Easter was celebrated with an Easter basket for each of us, hidden in an easy-to-find place, and filled with candy in the shape of eggs, bunnies and chickens.
My favorites were those little yellow marshmallow chicks which you had to eat soon after taking them from the wrapper or they would get hard.
Once I ate one of those huge chocolate-covered eggs that are filled with a heavy, very sweet candy in one sitting and I got sick. I never did that again. For years afterward I wouldn’t even take a bite of one. That’s what happens when you have too much of a good thing, especially early in the morning.
One of my favorite childhood photographs was taken the Easter of 1947 when five of us posed for the camera with our new Easter outfits. Chet, Bill, Art and I wore soft hats–most men wore the fedora then. My brother Al was too little for that hat, and the stork hadn’t yet brought brother John and sisters Dot and Gwen.
The five of us were baptized that morning in the Congregational Church in West Medford. The photo I like was taken outside the church. There’s another one inside.
I was the only one that stayed with the church. By the seventh grade I went alone. I loved the Easter hymns-they were exhilarating, like Spring. I’m glad I didn’t think too much about the words and what they meant. I’m glad I was free to feel the meaning.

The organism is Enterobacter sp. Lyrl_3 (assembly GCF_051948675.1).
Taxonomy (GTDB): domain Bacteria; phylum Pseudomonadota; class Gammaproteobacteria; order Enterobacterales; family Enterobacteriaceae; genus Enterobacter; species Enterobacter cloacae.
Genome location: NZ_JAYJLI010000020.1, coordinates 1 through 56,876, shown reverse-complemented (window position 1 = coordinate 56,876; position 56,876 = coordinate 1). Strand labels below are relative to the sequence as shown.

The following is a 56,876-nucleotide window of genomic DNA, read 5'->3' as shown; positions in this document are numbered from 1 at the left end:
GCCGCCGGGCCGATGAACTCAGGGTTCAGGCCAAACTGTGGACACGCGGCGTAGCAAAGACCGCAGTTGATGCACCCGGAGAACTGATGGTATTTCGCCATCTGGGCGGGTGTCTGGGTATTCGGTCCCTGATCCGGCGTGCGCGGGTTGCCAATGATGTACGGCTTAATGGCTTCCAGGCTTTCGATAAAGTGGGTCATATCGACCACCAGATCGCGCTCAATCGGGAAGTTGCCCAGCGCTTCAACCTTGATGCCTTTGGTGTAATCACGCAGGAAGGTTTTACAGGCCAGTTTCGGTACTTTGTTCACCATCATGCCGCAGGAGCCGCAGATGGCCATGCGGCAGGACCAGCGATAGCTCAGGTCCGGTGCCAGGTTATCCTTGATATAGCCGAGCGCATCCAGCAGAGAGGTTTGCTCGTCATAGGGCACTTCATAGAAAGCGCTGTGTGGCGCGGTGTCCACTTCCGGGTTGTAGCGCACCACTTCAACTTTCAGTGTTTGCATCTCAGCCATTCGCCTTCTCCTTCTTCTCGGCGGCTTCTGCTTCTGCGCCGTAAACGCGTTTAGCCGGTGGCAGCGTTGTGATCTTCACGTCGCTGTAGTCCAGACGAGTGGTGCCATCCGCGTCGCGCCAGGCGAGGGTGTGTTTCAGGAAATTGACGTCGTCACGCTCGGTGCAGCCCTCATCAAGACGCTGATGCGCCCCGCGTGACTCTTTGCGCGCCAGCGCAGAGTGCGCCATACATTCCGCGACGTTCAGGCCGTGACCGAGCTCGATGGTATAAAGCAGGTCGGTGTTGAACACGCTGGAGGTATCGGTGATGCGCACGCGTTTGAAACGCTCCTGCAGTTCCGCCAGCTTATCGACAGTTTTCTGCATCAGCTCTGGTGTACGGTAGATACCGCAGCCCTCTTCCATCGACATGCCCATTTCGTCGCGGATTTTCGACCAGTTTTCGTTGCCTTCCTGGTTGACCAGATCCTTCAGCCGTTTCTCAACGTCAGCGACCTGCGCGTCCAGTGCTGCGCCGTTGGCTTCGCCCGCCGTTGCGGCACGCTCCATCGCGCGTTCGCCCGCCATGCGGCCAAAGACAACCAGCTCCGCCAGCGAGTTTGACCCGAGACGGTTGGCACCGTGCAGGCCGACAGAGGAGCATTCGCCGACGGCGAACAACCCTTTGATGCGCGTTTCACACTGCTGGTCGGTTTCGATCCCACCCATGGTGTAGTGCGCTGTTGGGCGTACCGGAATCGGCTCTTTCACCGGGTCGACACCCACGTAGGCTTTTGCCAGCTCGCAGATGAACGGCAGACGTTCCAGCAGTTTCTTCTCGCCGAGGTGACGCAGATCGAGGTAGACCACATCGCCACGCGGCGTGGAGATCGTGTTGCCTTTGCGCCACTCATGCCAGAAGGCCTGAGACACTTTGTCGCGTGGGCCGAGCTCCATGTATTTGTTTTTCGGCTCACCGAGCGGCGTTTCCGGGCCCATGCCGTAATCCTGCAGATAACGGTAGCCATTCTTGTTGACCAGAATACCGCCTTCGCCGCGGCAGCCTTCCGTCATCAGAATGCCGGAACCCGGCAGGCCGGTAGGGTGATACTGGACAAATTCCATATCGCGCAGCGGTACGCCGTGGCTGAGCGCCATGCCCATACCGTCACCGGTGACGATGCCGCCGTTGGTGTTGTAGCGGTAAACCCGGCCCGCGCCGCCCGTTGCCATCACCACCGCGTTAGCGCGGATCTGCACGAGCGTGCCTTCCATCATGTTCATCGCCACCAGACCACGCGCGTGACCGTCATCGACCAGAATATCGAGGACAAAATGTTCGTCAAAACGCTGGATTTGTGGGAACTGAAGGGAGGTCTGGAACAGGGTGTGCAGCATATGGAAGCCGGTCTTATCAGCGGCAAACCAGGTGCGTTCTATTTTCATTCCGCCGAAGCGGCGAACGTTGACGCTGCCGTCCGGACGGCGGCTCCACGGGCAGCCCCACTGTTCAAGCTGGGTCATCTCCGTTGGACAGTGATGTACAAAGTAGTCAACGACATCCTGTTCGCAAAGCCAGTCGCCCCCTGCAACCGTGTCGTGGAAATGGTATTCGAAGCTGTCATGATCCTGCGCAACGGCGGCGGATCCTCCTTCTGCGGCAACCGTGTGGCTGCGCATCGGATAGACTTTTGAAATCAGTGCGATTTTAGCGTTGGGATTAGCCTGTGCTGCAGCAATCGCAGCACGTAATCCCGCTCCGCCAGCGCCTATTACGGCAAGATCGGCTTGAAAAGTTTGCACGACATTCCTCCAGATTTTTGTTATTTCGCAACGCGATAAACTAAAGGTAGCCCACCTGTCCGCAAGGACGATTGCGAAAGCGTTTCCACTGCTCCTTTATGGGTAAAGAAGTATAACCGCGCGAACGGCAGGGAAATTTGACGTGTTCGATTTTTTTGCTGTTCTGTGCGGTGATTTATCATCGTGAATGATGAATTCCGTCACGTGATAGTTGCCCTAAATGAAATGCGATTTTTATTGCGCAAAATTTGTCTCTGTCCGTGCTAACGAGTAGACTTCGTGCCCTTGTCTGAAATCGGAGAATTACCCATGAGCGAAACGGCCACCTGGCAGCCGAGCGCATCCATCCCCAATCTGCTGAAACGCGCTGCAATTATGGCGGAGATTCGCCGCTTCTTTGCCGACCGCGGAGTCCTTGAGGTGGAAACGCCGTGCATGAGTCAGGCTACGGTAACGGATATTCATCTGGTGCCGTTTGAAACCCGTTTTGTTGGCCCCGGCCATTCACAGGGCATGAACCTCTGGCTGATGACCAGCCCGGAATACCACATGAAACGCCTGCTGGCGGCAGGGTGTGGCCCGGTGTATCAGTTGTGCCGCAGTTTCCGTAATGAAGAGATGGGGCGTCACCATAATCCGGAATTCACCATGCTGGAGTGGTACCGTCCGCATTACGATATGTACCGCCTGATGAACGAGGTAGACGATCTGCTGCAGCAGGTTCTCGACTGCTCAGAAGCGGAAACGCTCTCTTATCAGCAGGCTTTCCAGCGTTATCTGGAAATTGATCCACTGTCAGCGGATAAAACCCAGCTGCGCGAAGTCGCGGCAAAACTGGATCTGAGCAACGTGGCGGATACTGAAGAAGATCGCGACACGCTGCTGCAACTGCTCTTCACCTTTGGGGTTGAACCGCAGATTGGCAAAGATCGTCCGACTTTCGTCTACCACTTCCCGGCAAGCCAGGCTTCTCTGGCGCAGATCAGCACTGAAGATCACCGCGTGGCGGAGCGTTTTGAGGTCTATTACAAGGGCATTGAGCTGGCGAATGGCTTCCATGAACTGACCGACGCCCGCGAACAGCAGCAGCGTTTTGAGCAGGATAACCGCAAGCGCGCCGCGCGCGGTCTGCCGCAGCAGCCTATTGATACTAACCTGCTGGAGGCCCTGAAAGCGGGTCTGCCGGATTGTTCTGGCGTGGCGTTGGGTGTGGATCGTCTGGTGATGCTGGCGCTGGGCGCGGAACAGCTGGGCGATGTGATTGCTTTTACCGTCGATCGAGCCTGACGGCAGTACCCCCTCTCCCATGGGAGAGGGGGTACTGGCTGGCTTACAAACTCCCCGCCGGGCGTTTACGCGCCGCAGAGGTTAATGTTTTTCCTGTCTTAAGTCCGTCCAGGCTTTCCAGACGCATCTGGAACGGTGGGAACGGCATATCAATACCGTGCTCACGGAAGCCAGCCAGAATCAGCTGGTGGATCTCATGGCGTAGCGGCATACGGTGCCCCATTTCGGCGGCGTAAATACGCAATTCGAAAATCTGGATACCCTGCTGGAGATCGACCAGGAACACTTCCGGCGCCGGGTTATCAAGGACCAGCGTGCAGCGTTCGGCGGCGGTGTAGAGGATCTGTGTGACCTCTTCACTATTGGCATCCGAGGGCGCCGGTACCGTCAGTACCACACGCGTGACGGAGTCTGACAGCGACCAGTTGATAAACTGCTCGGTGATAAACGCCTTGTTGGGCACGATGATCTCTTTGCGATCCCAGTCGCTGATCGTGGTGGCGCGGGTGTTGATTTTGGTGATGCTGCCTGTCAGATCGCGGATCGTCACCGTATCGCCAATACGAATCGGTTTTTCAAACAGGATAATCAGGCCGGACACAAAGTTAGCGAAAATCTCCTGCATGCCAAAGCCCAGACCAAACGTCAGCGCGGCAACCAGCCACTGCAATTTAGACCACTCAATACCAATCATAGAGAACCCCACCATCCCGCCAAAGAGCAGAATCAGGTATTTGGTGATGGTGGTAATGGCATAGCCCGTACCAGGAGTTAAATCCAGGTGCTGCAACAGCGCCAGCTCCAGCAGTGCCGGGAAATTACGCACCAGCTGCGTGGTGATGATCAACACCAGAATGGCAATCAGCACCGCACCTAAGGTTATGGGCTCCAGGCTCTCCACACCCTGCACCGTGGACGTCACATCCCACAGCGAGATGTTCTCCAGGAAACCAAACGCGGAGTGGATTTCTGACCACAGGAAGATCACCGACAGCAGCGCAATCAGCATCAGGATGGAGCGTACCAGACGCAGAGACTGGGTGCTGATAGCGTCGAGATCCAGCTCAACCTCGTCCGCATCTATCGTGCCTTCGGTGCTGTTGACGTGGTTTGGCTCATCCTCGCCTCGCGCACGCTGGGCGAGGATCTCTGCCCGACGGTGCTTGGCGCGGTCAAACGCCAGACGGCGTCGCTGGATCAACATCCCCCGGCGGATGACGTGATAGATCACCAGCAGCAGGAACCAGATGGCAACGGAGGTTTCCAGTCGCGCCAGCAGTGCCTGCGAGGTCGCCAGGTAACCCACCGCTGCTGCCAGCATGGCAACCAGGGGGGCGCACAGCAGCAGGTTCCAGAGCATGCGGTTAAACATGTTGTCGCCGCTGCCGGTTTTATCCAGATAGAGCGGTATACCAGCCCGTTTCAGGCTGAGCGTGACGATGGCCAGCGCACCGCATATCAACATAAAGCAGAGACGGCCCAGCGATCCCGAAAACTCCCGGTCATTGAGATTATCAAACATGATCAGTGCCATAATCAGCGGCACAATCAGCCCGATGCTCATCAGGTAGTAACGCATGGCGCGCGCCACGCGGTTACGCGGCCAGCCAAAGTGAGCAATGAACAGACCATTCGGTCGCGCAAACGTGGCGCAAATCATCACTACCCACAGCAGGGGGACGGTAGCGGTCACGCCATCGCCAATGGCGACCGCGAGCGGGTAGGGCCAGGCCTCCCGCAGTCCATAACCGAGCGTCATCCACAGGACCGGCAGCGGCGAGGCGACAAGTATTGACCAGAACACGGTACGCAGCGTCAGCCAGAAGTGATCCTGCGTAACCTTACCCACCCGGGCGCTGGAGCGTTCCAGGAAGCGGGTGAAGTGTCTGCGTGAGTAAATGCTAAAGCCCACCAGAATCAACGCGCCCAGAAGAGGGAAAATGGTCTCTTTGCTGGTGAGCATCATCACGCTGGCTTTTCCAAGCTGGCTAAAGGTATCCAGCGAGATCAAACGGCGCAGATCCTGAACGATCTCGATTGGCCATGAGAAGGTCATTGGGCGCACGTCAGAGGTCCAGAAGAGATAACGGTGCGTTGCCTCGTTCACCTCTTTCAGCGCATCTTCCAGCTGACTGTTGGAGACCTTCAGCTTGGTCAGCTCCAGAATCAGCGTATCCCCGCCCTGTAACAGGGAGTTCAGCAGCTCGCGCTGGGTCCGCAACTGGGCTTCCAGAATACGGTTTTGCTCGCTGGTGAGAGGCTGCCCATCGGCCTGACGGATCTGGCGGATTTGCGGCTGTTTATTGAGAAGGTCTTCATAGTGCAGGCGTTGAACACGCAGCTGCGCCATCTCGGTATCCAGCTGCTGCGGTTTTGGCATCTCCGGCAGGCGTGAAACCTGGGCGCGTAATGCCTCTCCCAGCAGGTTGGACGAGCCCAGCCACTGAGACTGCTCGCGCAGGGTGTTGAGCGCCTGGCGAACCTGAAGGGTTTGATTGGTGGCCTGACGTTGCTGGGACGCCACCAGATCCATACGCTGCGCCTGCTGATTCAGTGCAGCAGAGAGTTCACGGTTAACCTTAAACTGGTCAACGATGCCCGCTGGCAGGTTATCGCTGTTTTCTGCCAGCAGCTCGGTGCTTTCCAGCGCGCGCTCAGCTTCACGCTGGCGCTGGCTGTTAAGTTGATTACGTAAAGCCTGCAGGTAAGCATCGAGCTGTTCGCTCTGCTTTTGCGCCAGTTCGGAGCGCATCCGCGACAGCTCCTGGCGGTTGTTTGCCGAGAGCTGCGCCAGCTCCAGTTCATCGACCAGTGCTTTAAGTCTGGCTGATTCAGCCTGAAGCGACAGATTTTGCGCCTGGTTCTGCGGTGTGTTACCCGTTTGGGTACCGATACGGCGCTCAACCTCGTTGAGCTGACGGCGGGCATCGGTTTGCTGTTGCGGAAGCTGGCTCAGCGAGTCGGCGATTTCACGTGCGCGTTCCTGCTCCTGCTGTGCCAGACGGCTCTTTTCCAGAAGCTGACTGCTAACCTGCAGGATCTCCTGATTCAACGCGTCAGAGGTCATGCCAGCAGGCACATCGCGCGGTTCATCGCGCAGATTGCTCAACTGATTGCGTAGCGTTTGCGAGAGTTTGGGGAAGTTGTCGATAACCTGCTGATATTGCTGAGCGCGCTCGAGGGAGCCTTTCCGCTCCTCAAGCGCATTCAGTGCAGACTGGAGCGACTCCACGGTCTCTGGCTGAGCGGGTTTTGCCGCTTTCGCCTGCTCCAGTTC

It would be years before I learned the theology of Easter, and the roots that Easter shares with Passover…and the Crusades, Inquisitions, and the tragic history of Christianity.
The ancient legend says that God sent the angel of death to slay the first born of the Egyptians who held the Israelites in bondage, but passed over the homes of the people of Israel. I do not recall any mention of this in the Congregational churches I attended; no mention of the relationship between Passover and Easter.
We raised our children with Easter baskets, though we weren’t big on getting new clothes for Easter. Carlyn enjoys the Easter basket tradition and the egg hunt. Like Susan and Jonathan, she doesn’t connect those traditions to religion any more than any of us connected Santa Claus with a theology of Christmas.
I had to leave the Congregational Church once I started thinking about the theology behind Easter. It’s not that I don’t appreciate a good story–the myths and legends handed down from our ancient forebears. It’s just that I saw people, including my own minister, who took them as literal truth, or so he said.
I have no idea how or whether you celebrate Passover and Easter, but I do hope you will celebrate the Spring, renew your Spirit, and read this letter like the poem it’s meant to be.